Natural light is obviously very important for a genuinely good feng shui energy, too. In case of a space that gets little or no natural light, a very smart and intelligent lighting system (ideally several layers of lighting with at least some full-spectrum lights) will make all the difference.In order to attract (and keep, as well as multiply!) the energy of abundance, you have to create an honestly good quality of energy in your space, there is no way around it.
You can compare a good feng shui house to a piece of clothing that is really wonderful in all aspects — it is beautiful, comfortable, made of exquisite materials, etc. By the same token, a bad feng shui house is like wearing ill-suited clothing day in, day out, imagine how this feels! It definitely makes you feel restricted, unhappy, angry, and your energy becomes stagnant and blocked. The reason I use the example with clothing is because your home is often called the third skin in feng shui, with clothing being your second skin.
“In feng shui, these trucks just gave off a form of Qi. It is this type of Qi that gives you the edgy feeling when you drive next to it. It is the kind of invisible pressure you feel when you’re right next to a bigger object or within a narrow space. Low ceilings, low hanging chandeliers, and huge furniture also tend to give off this form of Qi, but you will feel it only when you’re right under these objects or very close to it.”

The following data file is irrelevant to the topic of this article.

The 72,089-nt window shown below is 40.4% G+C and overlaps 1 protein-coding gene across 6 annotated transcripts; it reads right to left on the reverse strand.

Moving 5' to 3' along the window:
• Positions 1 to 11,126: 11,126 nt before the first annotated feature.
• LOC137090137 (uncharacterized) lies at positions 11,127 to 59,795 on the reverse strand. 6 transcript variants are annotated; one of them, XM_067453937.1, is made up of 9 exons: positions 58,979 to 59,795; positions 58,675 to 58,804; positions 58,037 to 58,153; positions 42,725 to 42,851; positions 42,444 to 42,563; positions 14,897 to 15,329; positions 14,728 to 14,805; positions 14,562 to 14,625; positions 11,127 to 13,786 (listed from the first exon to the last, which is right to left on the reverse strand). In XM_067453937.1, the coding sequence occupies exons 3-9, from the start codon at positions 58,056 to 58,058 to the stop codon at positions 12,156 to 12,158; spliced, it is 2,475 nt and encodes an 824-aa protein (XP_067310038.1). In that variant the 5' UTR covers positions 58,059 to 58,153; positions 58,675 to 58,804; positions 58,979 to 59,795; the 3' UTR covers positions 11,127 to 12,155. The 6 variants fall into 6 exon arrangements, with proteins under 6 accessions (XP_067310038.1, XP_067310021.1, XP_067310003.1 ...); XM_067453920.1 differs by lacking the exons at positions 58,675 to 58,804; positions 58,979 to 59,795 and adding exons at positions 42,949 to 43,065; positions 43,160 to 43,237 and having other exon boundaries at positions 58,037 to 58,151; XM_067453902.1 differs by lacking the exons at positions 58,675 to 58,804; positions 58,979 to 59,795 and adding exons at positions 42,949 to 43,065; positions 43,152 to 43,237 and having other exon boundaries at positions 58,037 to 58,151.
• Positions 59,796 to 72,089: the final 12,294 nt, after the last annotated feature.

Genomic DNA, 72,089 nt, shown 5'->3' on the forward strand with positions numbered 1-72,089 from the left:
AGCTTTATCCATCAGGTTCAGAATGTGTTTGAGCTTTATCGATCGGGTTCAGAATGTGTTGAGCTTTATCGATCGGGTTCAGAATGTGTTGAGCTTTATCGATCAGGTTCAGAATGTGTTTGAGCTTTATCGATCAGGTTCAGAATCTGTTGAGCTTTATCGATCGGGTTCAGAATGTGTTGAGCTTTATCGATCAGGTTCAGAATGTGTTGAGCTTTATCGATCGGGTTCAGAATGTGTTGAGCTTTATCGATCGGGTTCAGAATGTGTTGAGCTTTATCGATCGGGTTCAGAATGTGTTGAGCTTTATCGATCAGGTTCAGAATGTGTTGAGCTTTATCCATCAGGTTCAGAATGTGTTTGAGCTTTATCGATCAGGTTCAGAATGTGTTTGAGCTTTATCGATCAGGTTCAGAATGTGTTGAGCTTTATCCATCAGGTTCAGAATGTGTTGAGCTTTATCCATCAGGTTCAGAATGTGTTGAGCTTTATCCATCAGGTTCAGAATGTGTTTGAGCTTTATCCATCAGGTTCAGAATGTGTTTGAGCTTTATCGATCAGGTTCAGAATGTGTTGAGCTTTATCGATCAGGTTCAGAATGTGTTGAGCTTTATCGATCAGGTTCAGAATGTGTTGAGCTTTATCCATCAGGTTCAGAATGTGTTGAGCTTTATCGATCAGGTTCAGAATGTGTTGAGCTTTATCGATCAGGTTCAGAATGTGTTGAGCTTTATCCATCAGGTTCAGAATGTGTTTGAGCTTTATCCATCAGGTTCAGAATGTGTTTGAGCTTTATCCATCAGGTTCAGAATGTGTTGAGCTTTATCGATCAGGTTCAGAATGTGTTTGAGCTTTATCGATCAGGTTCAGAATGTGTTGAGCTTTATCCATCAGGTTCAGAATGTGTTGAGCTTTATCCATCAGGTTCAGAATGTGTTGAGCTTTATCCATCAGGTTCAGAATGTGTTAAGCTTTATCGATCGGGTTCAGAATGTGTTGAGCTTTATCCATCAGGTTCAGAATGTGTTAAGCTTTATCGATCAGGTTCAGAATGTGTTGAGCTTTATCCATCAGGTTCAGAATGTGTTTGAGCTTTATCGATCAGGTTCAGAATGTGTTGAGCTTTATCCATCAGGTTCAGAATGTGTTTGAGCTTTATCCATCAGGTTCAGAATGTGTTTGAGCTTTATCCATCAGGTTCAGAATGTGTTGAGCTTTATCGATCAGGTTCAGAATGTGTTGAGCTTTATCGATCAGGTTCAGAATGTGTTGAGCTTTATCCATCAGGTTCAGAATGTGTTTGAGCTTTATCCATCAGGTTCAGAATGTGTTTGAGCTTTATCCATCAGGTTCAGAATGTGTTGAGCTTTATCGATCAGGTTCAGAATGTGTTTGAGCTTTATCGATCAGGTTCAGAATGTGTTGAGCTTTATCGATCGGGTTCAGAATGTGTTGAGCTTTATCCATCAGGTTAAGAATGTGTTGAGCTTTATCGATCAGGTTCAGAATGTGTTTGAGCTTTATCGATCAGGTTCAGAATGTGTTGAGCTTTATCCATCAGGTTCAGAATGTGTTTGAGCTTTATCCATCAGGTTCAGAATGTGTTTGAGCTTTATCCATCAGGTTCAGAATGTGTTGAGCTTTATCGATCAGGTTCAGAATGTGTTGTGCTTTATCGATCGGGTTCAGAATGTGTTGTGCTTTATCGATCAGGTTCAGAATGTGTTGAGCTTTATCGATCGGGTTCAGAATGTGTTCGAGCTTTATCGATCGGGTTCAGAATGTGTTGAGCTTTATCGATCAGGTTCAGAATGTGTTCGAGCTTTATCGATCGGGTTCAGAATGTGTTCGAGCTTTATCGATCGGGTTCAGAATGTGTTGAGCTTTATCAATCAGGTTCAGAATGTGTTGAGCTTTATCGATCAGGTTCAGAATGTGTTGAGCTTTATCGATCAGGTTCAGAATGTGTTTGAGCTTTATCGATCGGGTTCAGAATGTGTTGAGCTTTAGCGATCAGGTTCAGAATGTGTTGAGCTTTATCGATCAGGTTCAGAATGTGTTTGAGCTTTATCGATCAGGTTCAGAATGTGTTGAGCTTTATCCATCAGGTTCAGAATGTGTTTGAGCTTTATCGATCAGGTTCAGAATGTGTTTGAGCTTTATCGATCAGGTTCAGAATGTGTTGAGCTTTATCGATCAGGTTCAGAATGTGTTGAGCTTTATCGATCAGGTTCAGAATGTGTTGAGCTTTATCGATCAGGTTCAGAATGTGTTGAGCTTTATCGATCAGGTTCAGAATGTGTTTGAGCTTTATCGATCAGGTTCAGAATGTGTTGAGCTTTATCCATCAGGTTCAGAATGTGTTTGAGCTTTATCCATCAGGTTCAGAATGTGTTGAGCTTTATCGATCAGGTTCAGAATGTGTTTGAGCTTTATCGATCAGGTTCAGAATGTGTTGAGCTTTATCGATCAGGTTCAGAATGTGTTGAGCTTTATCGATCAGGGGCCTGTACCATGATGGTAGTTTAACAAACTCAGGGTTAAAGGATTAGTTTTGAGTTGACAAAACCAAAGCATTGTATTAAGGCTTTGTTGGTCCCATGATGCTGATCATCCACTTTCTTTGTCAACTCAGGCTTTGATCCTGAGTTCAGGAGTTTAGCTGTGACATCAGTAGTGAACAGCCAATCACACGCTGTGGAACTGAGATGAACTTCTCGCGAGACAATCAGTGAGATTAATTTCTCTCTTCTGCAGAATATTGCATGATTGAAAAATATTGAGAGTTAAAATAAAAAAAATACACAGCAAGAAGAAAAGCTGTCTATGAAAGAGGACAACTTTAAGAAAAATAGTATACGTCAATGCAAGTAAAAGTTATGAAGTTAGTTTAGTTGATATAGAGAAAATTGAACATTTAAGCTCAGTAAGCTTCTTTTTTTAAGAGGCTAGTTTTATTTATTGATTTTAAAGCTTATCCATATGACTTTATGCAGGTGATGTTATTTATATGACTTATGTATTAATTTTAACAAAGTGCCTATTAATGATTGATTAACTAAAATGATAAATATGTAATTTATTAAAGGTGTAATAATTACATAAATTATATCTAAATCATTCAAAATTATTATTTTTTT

Creating a strong front door is important because your house needs it in order to be able to attract wealth chi. The front door is called the Mouth of Chi in feng shui, and its strength and auspicious energy are important to a good feng shui house. Protect your front door, if necessary, with feng shui symbols of protection, abundance, and good luck.
4. Declutter. From a feng shui perspective, clutter symbolizes unfinished business and impedes forward progress. Keep your furnishings to only the necessary pieces and keep clutter contained to allow chi to flow freely around the room. Clutter under your bed has its own type of energy that can disturb your sleep as well. This “less is more” approach applies to your closet too. Make sure your closet is clean and organized, which will help you give you a sense of control over your life. Add plants in the corners of your space to help prevent energy from stagnating there.
The diagrams are also linked with the sifang (four directions) method of divination used during the Shang dynasty. The sifang is much older, however. It was used at Niuheliang, and figured large in Hongshan culture's astronomy. And it is this area of China that is linked to Yellow Emperor (Huangdi) who allegedly invented the south-pointing spoon (see compass).